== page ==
4. Omari Jackson, Y’all please stop calling Richard Tolbert Dr. Tolbert. He does not have a Ph.D degree. The man has a JD (Juris Doctorate) which is a first degree like the LLB in any Common Law country.

  5. Zoedjallah,
    The going back and forth between us in my view is interminable. You’re entitled to your views and I am entitled to mine as well. At some point, we have to agree to disagree.

    I strongly believe that all former presidents of Liberia should be honored with a single holiday. I also strongly disagree with the former VP, Mr. Warner regarding the issue of a Tolbert monument. In my view, if one monument is erected for one president, families of Doe, Johnson-Sirleaf and others will request monuments.

  6. Okay, F.S. Hney, should we build a monument honouring all “former Presidents “, as you have proposed, so what do we do after the administrations of immediate future President’s ,(say after 10 or 20 of them) BUILD ANOTHER MONUMENT honouring a group of former Presidents??? Our focus should be improving the lives of the masses – THE POOR – by and through THE PRO – POOR AGENDA ! That monument or holiday for a group of politicians the people will eat, or improve their living standards?? Come on, FS Hney!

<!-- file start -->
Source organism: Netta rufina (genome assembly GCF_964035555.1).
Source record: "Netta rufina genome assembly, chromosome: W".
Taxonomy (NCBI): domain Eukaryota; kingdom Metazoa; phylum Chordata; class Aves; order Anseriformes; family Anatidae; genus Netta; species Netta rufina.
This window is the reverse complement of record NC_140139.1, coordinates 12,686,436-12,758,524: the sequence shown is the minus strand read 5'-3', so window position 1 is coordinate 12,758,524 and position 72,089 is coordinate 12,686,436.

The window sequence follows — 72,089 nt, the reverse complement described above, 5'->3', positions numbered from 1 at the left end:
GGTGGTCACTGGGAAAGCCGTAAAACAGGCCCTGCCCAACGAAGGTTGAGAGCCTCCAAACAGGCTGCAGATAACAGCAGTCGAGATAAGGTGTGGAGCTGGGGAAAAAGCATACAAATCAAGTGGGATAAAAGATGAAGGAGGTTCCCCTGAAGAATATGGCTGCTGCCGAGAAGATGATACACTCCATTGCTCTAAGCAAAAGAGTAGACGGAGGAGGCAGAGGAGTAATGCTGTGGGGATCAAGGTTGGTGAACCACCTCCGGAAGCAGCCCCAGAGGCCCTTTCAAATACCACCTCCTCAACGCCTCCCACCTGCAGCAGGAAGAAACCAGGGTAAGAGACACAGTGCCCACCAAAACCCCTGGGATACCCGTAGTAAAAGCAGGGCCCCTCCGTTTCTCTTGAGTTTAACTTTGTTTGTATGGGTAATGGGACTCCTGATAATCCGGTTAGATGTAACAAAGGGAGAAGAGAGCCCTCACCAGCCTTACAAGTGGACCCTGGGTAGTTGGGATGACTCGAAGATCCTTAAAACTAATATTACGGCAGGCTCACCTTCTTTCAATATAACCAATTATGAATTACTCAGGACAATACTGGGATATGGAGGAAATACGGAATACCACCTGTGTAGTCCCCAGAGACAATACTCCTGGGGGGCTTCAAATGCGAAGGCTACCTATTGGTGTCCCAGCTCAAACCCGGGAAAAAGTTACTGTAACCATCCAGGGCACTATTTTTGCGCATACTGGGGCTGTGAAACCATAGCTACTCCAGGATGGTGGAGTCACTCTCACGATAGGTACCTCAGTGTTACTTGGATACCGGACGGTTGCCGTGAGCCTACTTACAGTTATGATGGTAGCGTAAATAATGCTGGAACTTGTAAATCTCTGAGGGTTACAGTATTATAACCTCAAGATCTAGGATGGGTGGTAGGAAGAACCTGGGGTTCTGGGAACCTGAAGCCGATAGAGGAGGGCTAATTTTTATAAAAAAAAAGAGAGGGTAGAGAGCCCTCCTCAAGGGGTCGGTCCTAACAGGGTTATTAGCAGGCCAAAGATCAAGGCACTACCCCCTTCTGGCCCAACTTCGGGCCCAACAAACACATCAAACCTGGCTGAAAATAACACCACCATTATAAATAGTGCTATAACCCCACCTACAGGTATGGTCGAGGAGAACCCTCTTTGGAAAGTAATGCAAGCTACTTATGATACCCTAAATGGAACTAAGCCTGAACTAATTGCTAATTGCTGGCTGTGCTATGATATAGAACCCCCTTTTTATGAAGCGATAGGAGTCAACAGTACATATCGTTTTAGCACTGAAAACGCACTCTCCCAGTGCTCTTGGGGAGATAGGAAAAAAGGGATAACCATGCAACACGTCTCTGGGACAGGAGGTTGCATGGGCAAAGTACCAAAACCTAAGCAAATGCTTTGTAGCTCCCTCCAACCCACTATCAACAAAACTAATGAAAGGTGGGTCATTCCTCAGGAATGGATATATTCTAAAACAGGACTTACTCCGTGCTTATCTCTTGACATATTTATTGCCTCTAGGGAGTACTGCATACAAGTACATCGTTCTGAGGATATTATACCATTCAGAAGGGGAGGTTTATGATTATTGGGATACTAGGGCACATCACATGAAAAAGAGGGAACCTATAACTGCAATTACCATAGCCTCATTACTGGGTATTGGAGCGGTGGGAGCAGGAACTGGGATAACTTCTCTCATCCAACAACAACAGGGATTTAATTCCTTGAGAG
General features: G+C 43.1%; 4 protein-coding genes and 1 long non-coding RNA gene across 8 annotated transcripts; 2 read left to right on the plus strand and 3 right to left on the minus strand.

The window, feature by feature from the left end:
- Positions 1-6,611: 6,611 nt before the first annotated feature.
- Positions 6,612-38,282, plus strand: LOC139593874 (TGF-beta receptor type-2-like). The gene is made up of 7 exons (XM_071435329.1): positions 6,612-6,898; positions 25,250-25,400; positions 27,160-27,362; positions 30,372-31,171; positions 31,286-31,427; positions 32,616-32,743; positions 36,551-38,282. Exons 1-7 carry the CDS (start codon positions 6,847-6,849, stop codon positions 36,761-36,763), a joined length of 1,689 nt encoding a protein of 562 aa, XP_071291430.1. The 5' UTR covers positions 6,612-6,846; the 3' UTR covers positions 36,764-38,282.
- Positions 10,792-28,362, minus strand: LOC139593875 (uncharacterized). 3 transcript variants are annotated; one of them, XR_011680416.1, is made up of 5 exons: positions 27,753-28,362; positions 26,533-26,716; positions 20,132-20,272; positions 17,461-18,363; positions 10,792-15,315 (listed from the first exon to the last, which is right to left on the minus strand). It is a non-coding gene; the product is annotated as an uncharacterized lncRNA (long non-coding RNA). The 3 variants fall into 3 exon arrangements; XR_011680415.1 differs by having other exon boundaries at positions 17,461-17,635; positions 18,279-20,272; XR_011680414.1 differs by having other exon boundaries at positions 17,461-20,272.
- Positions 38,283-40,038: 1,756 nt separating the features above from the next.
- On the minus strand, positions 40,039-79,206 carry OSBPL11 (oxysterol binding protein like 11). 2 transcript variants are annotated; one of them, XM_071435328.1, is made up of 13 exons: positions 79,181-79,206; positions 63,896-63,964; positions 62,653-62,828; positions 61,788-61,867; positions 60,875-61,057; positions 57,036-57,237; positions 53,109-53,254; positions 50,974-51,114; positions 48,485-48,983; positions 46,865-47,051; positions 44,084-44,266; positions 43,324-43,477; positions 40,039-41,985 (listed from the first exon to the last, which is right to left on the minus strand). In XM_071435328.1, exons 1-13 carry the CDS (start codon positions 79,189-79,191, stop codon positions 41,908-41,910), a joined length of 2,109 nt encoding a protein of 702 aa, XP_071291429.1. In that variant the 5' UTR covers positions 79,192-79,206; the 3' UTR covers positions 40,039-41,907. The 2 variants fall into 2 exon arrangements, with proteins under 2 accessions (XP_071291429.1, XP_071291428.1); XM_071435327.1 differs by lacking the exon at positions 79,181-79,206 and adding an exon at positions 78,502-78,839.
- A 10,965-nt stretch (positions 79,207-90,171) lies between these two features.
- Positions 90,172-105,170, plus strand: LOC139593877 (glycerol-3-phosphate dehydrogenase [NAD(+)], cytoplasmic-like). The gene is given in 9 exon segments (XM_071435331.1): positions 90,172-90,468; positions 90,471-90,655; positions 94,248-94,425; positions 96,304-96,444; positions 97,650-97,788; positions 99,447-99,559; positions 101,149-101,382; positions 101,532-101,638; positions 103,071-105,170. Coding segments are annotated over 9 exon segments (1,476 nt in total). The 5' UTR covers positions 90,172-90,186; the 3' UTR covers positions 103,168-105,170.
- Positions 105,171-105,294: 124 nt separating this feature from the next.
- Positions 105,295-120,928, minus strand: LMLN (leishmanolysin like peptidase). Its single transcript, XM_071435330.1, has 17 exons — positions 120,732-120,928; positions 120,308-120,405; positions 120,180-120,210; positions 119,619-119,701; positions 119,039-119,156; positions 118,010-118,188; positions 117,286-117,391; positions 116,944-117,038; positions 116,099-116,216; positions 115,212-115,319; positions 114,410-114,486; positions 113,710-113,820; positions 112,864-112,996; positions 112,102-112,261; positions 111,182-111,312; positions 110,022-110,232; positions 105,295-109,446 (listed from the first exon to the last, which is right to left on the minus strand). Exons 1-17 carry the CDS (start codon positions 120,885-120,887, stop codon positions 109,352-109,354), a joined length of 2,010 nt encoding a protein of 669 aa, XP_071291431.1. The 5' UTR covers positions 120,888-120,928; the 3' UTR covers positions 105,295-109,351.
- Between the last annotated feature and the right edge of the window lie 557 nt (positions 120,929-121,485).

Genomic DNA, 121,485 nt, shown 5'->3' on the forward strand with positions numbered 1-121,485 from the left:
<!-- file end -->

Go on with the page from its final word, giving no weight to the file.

7. Zoedjallah,

    I have never said that a monument should be built, champ! Please re-read.

    I did say that it’s in the nation’s best interest for a single day to be set aside for all presidents to be celebrated. Like Presidents Holiday.

    I also said that I am opposed to the building of a monument for President Tolbert.

    Reason: Building a monument for Tolbert by the government of Liberia will trigger the families of nearly all Liberian Presidents to come forward and demand monuments to be built. Besides, there’s nothing to be gained.